Thursday, 25 March 2010

Singin' in the Shed

This is another Guest Blog as part of the #bemyguest campaign by Emily Cagle and Adam Vincenzini. Writers are renowned for working in sheds (think of Roald Dahl and Philip Pullman). But how about composers? Shedworker and freelance journalist Alex Johnson investigates.
(You can catch my contribution to his blog - describing my ideal shed - over on Shedworking.)

Lamb and mint sauce. Tom and Jerry. Sheds and composers. Although for many people the third pairing is a less well known coupling, it's nonetheless one with a considerable and venerable history.
One of the great attractions of shedworking for composers in particular is the peace and quiet it provides. Joseph Haydn wrote several of his great creations in his composing hut on B├╝rgerspitalgasse, Eisenstadt, which is surrounded by his well-kept (and now recreated) herb garden.  In 1891 Edvard Grieg had built and then worked in a lakeside hut at Troldhaugen, Norway, following a spate of visitors and noise from the kitchen in his house, although he then found that the lake provided other, albeit more delightful, distractions such as boats going past. Whenever he left the hut, he left a message for intruders: If anyone should break in here, please leave the musical scores, since they have no value to anyone except Edvard Grieg. 
Gustav Mahler had three composing huts, as architect Keith Clarke describes in his groundbreaking study, Mahler's Heavenly Retreats. Mahler had a particular aversion to noise  including birdsong, the barking of his architect's dog, and the performances of nearby military bands   but also demanded that the servant who brought him his breakfast in one of his huts left via a route that meant Mahler would not see her so his train of thought would be undisturbed. Mahler's need for a place away from people and noise, for peace and quiet in which to compose his music, drove him to work away from his family, says Clarke. He arranged for the construction of workspaces, buildings built separately from his living quarters and constructed, one after another, in three different locations. They were created for him alone and visitors were not generally welcome. Mahler had composing huts at Steinbach, not far from Salzburg, where he wrote part of his second and all of his third symphony; Maernigg in southern Austria (symphonies four to eight); and Dobbiaco on the border of Italy and Austria (Das Lied von der Erde, his ninth symphony and sketches for the tenth). Mahler's Third, his Nature Symphony, is a celebration of the natural world in all its forms, its beauty, serenity and power, its comic and grotesque, says Clarke. The heavenly retreat at Steinbach, perhaps like no other, perfectly served Mahler's needs. It was a laboratory for his art. Director Ken Russell also made use of Mahler's huts in his film on the great composer, including a scene where one of them gets burnt to a crisp.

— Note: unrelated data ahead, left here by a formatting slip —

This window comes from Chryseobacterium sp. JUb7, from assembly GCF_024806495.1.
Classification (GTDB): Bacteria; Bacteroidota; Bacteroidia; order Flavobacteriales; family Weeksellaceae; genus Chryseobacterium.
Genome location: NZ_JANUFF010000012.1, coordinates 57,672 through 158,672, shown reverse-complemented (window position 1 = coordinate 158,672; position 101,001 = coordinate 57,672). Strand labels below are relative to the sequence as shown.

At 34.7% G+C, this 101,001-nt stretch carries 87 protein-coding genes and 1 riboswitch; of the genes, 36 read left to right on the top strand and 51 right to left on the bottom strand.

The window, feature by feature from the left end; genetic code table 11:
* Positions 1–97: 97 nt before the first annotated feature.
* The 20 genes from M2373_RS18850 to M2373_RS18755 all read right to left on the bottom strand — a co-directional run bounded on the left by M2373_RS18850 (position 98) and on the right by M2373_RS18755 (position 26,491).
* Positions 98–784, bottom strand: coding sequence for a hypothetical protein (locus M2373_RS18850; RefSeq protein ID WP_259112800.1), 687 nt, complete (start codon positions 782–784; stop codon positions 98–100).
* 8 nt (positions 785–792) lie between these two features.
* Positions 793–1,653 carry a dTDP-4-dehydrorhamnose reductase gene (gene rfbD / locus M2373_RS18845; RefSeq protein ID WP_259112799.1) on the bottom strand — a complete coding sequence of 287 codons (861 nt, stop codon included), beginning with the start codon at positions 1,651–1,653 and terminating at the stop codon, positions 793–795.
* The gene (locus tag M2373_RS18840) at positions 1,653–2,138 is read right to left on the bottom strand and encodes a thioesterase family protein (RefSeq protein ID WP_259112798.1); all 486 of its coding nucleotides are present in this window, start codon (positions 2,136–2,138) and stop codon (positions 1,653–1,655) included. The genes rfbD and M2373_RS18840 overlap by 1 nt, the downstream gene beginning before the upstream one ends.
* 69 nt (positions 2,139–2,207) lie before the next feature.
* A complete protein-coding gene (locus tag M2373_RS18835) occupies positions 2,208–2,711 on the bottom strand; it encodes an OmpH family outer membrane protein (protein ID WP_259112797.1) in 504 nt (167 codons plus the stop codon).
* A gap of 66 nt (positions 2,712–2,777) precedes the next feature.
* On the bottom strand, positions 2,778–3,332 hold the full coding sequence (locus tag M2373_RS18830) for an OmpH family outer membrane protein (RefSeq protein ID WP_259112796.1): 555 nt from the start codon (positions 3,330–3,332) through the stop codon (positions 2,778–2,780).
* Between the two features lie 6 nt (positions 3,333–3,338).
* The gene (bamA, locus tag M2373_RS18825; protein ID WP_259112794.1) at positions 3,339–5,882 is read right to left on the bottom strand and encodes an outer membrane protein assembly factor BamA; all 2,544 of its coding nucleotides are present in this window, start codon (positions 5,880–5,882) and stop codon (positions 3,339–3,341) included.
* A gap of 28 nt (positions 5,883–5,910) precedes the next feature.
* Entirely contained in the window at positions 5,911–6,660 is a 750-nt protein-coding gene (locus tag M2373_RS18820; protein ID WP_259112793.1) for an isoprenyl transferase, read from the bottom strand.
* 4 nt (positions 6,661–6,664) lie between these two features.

Composer Harrison Birtwistle is another serial shedworker who has worked in garden offices in Twickenham, an island in Scotland, France, and now in his current home in Dorset. He works inside for seven hours a day and says he is now dependent on it as a retreat. Aren't we all?

1 comment:

  1. I read somewhere that Mahler used to get very angry with noisy cows while he was working, so I imagine his family might have been quite grateful for the relative calm of his absence.